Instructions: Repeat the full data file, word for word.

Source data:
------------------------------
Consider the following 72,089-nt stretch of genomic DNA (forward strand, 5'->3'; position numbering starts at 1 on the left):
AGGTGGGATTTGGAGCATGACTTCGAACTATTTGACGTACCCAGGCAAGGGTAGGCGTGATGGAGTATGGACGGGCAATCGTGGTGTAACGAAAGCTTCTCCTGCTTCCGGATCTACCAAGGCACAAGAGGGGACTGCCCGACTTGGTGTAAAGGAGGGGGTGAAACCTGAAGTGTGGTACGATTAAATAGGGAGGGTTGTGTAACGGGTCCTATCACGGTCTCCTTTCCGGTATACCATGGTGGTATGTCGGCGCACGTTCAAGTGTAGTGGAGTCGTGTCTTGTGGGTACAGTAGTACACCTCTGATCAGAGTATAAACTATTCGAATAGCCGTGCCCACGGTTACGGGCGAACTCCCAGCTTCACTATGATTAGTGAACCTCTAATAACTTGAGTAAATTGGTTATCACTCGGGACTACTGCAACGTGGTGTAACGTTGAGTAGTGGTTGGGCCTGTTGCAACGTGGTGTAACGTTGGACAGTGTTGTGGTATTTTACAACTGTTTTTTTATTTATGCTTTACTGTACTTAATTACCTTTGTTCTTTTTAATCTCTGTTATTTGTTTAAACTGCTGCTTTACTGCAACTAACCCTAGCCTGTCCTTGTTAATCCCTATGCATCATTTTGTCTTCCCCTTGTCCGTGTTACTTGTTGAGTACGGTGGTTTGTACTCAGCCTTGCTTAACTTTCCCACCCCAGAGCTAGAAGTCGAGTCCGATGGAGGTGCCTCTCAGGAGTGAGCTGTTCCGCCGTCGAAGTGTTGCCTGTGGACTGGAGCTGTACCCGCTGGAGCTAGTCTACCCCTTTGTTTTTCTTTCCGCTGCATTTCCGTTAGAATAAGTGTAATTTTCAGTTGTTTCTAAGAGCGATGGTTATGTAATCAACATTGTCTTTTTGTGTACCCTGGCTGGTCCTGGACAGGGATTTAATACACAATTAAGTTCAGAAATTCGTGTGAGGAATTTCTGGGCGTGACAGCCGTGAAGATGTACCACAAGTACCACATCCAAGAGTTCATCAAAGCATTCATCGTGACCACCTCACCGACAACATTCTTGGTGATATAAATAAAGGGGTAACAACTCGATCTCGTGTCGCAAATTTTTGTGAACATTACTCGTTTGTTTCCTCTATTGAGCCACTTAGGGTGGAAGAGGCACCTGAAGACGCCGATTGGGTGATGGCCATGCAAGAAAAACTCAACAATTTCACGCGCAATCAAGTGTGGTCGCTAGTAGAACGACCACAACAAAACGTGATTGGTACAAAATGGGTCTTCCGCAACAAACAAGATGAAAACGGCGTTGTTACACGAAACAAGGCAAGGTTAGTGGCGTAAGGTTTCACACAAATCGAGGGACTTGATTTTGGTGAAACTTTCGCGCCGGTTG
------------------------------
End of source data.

Consider the following 72,089-nt stretch of genomic DNA (forward strand, 5'->3'; position numbering starts at 1 on the left):
AGGTGGGATTTGGAGCATGACTTCGAACTATTTGACGTACCCAGGCAAGGGTAGGCGTGATGGAGTATGGACGGGCAATCGTGGTGTAACGAAAGCTTCTCCTGCTTCCGGATCTACCAAGGCACAAGAGGGGACTGCCCGACTTGGTGTAAAGGAGGGGGTGAAACCTGAAGTGTGGTACGATTAAATAGGGAGGGTTGTGTAACGGGTCCTATCACGGTCTCCTTTCCGGTATACCATGGTGGTATGTCGGCGCACGTTCAAGTGTAGTGGAGTCGTGTCTTGTGGGTACAGTAGTACACCTCTGATCAGAGTATAAACTATTCGAATAGCCGTGCCCACGGTTACGGGCGAACTCCCAGCTTCACTATGATTAGTGAACCTCTAATAACTTGAGTAAATTGGTTATCACTCGGGACTACTGCAACGTGGTGTAACGTTGAGTAGTGGTTGGGCCTGTTGCAACGTGGTGTAACGTTGGACAGTGTTGTGGTATTTTACAACTGTTTTTTTATTTATGCTTTACTGTACTTAATTACCTTTGTTCTTTTTAATCTCTGTTATTTGTTTAAACTGCTGCTTTACTGCAACTAACCCTAGCCTGTCCTTGTTAATCCCTATGCATCATTTTGTCTTCCCCTTGTCCGTGTTACTTGTTGAGTACGGTGGTTTGTACTCAGCCTTGCTTAACTTTCCCACCCCAGAGCTAGAAGTCGAGTCCGATGGAGGTGCCTCTCAGGAGTGAGCTGTTCCGCCGTCGAAGTGTTGCCTGTGGACTGGAGCTGTACCCGCTGGAGCTAGTCTACCCCTTTGTTTTTCTTTCCGCTGCATTTCCGTTAGAATAAGTGTAATTTTCAGTTGTTTCTAAGAGCGATGGTTATGTAATCAACATTGTCTTTTTGTGTACCCTGGCTGGTCCTGGACAGGGATTTAATACACAATTAAGTTCAGAAATTCGTGTGAGGAATTTCTGGGCGTGACAGCCGTGAAGATGTACCACAAGTACCACATCCAAGAGTTCATCAAAGCATTCATCGTGACCACCTCACCGACAACATTCTTGGTGATATAAATAAAGGGGTAACAACTCGATCTCGTGTCGCAAATTTTTGTGAACATTACTCGTTTGTTTCCTCTATTGAGCCACTTAGGGTGGAAGAGGCACCTGAAGACGCCGATTGGGTGATGGCCATGCAAGAAAAACTCAACAATTTCACGCGCAATCAAGTGTGGTCGCTAGTAGAACGACCACAACAAAACGTGATTGGTACAAAATGGGTCTTCCGCAACAAACAAGATGAAAACGGCGTTGTTACACGAAACAAGGCAAGGTTAGTGGCGTAAGGTTTCACACAAATCGAGGGACTTGATTTTGGTGAAACTTTCGCGCCGGTTG